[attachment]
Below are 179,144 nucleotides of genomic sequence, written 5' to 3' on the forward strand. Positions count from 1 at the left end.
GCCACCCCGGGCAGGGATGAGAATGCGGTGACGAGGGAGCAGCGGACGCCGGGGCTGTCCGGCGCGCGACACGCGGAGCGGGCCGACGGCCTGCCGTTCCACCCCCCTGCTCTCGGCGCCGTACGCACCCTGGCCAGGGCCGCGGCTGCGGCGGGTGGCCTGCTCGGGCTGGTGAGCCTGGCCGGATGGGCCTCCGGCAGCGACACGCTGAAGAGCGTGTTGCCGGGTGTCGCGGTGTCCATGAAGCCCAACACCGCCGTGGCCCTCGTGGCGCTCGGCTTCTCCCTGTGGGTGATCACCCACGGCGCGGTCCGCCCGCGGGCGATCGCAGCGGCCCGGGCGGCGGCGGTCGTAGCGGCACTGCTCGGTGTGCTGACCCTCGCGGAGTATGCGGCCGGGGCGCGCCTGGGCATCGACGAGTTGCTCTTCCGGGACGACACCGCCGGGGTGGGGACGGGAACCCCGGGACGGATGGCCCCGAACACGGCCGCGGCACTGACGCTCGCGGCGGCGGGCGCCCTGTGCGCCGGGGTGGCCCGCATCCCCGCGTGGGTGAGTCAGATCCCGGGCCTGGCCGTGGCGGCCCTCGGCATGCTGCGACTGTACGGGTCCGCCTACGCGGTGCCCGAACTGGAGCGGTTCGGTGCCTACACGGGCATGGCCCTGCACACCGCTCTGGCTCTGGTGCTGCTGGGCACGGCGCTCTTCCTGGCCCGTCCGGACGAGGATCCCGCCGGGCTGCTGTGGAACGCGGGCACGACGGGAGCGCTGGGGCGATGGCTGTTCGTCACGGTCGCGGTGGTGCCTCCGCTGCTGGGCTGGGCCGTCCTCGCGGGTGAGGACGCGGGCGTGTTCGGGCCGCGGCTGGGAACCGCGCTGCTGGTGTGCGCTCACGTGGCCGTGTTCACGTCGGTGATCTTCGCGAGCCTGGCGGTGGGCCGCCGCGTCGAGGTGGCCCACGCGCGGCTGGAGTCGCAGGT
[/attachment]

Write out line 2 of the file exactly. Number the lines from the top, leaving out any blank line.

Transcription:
GCCACCCCGGGCAGGGATGAGAATGCGGTGACGAGGGAGCAGCGGACGCCGGGGCTGTCCGGCGCGCGACACGCGGAGCGGGCCGACGGCCTGCCGTTCCACCCCCCTGCTCTCGGCGCCGTACGCACCCTGGCCAGGGCCGCGGCTGCGGCGGGTGGCCTGCTCGGGCTGGTGAGCCTGGCCGGATGGGCCTCCGGCAGCGACACGCTGAAGAGCGTGTTGCCGGGTGTCGCGGTGTCCATGAAGCCCAACACCGCCGTGGCCCTCGTGGCGCTCGGCTTCTCCCTGTGGGTGATCACCCACGGCGCGGTCCGCCCGCGGGCGATCGCAGCGGCCCGGGCGGCGGCGGTCGTAGCGGCACTGCTCGGTGTGCTGACCCTCGCGGAGTATGCGGCCGGGGCGCGCCTGGGCATCGACGAGTTGCTCTTCCGGGACGACACCGCCGGGGTGGGGACGGGAACCCCGGGACGGATGGCCCCGAACACGGCCGCGGCACTGACGCTCGCGGCGGCGGGCGCCCTGTGCGCCGGGGTGGCCCGCATCCCCGCGTGGGTGAGTCAGATCCCGGGCCTGGCCGTGGCGGCCCTCGGCATGCTGCGACTGTACGGGTCCGCCTACGCGGTGCCCGAACTGGAGCGGTTCGGTGCCTACACGGGCATGGCCCTGCACACCGCTCTGGCTCTGGTGCTGCTGGGCACGGCGCTCTTCCTGGCCCGTCCGGACGAGGATCCCGCCGGGCTGCTGTGGAACGCGGGCACGACGGGAGCGCTGGGGCGATGGCTGTTCGTCACGGTCGCGGTGGTGCCTCCGCTGCTGGGCTGGGCCGTCCTCGCGGGTGAGGACGCGGGCGTGTTCGGGCCGCGGCTGGGAACCGCGCTGCTGGTGTGCGCTCACGTGGCCGTGTTCACGTCGGTGATCTTCGCGAGCCTGGCGGTGGGCCGCCGCGTCGAGGTGGCCCACGCGCGGCTGGAGTCGCAGGT